Jaipur Watch Company’s limited-edition Jump Hour Watch pays homage to Swiss designer Gerald Genta

Considered uber-cool during the 1920s—a decade that saw the rise of Art Deco architecture and design as well as flapper fashion—the jump hour movement, revived by Genta in 1996, is at the fulcrum of the Indian horology brand’s minimal new collection.

November 28, 2020 / 08:00 AM IST

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Not many in India may have heard of Gerald Genta, considered a master watch designer in the world of luxury horology. The late Swiss designer was the creative force credited for the most significant watches ever made: Omega’s Constellation (a design he infused with a fresh perspective); Patek Philippe's Nautilus; Audemars Piguet’s Royal Oak; Bulgari-Bulgari, a watch that is rooted in the aesthetics and beauty of ancient Roman coins and became an emblem for Bulgari; besides several more.

Almost five years ago, Gaurav Mehta, Founder and CEO of ‘Made in India’ brand, Jaipur Watch Company, conceived a timepiece that pays lush homage to Genta’s genius. He launched the dream watch amidst a global pandemic. “The Jump Hour watches first caught everyone’s fancy in the 1920s, the years of the Art Deco movement. It, however, dates way back to the 18th century. The vintage jump hour movement was also popular in the pocket watches of the 1930s.”

Gaurav Mehta, Founder and CEO of ‘Made in India’ brand, Jaipur Watch Company Gaurav Mehta, Founder and CEO of ‘Made in India’ brand, Jaipur Watch Company

It was in 1996 that Genta, under his eponymous label, first combined the retrograde minutes and a jumping hour counter in a watch. Bulgari acquired the original Gérald Genta firm and all its associated designs, patents, and trademarks in 2000.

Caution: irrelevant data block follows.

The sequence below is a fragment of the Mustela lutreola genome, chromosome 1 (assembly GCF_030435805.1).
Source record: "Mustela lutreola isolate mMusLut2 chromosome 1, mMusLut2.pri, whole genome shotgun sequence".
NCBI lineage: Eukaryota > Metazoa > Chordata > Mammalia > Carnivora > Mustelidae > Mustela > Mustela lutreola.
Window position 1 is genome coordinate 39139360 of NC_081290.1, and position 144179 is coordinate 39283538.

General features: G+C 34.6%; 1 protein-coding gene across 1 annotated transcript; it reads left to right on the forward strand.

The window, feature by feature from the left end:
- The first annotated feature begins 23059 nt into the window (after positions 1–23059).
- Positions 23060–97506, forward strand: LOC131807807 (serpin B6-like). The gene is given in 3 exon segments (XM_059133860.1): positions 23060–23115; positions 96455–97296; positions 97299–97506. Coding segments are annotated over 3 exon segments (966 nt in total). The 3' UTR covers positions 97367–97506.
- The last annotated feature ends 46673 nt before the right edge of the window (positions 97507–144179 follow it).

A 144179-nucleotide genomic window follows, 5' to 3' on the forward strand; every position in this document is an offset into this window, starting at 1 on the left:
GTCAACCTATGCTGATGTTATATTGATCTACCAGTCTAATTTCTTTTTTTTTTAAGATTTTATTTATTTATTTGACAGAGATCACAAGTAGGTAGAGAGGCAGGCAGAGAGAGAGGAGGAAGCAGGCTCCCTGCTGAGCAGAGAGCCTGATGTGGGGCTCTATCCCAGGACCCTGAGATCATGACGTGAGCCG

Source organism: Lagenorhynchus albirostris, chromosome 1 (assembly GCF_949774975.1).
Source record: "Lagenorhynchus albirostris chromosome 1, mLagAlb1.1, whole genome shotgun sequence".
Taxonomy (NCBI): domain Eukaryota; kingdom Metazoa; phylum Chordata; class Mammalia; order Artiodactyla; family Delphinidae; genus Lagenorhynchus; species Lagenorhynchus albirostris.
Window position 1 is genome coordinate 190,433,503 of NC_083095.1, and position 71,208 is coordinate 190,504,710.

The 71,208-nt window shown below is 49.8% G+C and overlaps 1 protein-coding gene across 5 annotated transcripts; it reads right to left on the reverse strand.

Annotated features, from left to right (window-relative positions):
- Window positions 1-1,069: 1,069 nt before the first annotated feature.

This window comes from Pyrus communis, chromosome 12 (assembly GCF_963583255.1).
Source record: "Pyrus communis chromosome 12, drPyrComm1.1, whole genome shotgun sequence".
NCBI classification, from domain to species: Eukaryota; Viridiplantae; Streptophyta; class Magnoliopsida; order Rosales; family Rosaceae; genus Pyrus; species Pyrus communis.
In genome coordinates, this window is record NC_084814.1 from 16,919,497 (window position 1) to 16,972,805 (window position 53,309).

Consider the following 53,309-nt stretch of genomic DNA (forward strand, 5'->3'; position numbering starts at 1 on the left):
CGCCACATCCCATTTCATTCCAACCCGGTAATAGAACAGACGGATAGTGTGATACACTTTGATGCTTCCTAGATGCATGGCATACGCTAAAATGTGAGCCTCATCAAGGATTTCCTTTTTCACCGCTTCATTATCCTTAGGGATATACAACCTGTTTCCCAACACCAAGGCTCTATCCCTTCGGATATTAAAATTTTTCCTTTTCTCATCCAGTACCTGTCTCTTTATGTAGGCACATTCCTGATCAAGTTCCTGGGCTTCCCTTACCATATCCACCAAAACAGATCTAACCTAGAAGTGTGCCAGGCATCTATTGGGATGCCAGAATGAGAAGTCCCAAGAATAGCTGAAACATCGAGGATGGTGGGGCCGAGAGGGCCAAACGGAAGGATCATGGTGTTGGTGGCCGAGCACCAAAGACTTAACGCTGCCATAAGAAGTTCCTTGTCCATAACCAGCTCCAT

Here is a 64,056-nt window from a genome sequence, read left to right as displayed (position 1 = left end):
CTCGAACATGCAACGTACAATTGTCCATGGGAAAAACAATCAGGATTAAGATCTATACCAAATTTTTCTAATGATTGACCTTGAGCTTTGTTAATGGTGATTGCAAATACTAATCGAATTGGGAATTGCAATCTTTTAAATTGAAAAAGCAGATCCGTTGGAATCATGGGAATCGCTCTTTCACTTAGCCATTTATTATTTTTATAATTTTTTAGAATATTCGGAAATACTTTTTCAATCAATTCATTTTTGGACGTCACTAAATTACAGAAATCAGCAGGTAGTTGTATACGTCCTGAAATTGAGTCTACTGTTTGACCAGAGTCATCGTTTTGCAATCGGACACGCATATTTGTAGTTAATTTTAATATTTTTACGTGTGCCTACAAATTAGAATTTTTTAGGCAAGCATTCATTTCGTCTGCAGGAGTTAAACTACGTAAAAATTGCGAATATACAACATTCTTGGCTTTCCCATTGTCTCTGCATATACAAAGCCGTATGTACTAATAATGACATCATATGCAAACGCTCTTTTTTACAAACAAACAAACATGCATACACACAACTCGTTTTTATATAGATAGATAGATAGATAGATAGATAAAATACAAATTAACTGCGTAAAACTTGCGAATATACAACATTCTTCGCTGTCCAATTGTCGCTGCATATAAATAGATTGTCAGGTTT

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Back to JWC’s limited edition watch, then. Part of the Harmony Collection, the Jump Hour Watch is an idiosyncratic timepiece that has an ‘hour window’ instead of an ‘hour hand’. “Unlike traditional watches in which the hour hand sweeps the dial, this watch has a disc behind a tiny window on the dial that ‘jumps’ to indicate the hour accurately when the minute hand touches 12 (60 minutes),” says Mehta. Every 60 minutes, the minute hand snaps back to zero as the hour counter rolls over.

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It took him over three years to develop the grand complication. “We had launched a similar disc model a few years ago, but the hour did not hold its position. Now we have a simple window that shows the hour as it ticks. And it holds the position till the minute comes to 12 o clock before it jumps to the next hour.”

Only 100 editions of the Jump Hour Watch, with a price tag of Rs 50,000 each, have been made and already, 52 have sold. The minimal 40mm and 46mm thick royal blue watches have an enamelled blue dial. Mehta says, “We believed that since 46mm is large, we would sell more of the 40mm. We sold almost 29 of the bigger watches, surprisingly.”